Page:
Charging an electric car battery can take hours, so it seems somewhat inconvenient compared to a few minutes at a conventional gas station to fill up a tank. Electric cars also have shorter ranges than conventional vehicles. There are a few solutions to these problems, but many of them aren’t quite ready for consumers. Here are a few possible technologies for cars that don’t run on gasoline.
A battery startup called Sakti3 claims its battery could double the range of a Tesla S to nearly 500 miles. However, this battery isn’t commercially available yet, and it’s uncertain whether any electric vehicle would accept a battery from a third party manufacturer. [url]
Supercapacitors could be made into structural parts of a car, storing energy without taking up unnecessary space. The researchers working on these supercapacitors have done some mechanical testing, but it might not be a great idea to store a lot of energy in a part of a car that might experience extreme structural failure in an impact… [url]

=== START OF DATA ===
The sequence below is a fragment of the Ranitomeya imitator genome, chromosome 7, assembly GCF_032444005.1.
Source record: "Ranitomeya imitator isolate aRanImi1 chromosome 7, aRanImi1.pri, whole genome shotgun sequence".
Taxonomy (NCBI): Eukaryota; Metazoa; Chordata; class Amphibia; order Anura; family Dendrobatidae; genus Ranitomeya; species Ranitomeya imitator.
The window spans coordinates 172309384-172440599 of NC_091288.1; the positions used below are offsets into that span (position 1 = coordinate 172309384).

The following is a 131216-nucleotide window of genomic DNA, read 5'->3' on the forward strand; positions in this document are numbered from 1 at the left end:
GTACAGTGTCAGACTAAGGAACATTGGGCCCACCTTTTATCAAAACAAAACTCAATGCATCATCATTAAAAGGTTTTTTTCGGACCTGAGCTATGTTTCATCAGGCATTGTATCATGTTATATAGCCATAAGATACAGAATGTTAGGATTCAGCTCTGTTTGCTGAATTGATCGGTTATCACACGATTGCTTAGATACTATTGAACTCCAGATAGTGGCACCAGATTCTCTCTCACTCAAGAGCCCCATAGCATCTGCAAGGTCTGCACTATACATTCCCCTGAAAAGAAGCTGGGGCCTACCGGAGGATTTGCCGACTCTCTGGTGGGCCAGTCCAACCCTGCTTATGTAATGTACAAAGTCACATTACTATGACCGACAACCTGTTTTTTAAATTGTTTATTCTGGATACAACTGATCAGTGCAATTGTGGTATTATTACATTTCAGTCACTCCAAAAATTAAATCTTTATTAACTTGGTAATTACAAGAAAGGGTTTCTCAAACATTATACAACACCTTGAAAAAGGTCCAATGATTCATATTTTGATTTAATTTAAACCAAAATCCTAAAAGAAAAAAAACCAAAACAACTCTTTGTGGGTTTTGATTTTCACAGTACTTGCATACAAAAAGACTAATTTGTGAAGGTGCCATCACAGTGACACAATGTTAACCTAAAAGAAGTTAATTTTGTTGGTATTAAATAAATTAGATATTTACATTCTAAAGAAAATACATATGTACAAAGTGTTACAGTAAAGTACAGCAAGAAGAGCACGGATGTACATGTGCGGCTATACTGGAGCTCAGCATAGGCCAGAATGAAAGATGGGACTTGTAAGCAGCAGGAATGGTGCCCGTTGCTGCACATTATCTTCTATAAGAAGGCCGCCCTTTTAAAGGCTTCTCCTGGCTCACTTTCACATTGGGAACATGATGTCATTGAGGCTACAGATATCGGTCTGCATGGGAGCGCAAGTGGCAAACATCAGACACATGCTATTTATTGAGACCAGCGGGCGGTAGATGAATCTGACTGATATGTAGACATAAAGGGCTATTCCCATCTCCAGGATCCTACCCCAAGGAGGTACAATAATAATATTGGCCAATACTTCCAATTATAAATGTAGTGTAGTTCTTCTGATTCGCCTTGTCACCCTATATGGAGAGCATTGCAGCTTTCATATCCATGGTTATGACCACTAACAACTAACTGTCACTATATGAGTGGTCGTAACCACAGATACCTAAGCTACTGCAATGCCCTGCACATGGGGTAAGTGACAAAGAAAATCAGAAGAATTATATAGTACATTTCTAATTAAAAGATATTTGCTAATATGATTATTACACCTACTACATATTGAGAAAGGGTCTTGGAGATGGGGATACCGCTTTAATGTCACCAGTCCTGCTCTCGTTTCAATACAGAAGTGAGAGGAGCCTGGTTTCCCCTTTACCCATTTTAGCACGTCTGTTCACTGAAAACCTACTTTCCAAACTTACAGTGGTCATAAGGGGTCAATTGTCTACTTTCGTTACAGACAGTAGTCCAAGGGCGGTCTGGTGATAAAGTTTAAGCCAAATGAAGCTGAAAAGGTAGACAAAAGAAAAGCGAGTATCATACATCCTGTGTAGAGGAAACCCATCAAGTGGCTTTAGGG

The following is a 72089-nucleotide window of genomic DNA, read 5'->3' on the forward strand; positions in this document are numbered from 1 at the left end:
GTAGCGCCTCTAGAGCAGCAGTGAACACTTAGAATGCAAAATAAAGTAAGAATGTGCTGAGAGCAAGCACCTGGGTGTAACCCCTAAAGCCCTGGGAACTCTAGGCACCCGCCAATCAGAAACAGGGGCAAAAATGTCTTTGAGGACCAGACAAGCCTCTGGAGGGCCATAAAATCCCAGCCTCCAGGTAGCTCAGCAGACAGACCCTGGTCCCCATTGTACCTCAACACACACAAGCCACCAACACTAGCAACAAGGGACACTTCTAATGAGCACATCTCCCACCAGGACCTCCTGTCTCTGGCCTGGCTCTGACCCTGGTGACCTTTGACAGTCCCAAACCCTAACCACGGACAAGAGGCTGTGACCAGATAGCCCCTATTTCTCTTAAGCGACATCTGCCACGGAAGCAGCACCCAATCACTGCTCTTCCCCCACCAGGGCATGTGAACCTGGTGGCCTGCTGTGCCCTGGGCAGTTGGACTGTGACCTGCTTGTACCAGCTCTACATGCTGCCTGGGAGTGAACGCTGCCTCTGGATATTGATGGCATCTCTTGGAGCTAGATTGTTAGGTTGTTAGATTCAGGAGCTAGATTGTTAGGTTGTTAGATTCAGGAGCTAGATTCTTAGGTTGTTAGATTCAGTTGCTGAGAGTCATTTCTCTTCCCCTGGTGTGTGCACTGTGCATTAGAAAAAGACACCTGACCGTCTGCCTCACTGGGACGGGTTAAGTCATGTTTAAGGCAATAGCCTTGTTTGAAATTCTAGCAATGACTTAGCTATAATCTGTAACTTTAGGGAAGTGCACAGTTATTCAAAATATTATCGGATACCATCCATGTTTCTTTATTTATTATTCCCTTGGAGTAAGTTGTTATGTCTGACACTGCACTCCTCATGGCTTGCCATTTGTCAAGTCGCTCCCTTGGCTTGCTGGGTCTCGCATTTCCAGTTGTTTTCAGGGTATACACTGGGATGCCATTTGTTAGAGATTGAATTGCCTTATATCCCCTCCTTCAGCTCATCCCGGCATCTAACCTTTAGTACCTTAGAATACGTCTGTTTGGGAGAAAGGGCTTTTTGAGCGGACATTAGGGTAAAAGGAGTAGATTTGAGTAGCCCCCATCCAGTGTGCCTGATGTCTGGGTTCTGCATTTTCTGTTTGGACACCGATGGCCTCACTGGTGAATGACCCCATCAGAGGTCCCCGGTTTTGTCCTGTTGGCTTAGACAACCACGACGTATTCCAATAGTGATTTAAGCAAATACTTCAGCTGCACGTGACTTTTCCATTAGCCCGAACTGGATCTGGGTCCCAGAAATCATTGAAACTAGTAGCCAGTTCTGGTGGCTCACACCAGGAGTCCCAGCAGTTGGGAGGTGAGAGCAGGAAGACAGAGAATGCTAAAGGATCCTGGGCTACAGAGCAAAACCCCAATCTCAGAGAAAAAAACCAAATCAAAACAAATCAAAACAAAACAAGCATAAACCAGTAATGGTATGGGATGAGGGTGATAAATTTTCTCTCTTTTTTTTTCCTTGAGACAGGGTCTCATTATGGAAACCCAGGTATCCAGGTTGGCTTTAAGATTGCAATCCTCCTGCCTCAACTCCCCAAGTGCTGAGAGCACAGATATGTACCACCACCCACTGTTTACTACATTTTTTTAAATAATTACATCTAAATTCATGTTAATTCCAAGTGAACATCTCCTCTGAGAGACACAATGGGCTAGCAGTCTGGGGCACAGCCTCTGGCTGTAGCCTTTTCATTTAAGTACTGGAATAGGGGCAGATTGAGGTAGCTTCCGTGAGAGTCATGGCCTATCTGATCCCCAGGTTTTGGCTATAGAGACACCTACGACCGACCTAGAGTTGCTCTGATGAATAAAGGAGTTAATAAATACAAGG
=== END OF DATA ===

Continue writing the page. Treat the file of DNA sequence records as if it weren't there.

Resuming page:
One of the problems with using hydrogen as a fuel for vehicles is that it’s hard to store and transfer significant volumes of hydrogen safely and easily. Using ammonia instead might solve some of the problems and offer vehicles that are similar to ones powered by liquid natural gas, but ammonia as a fuel also introduces a few more engineering challenges. (Ahem. A corrosive, toxic gas under pressure might not be too safe for the general public to handle.)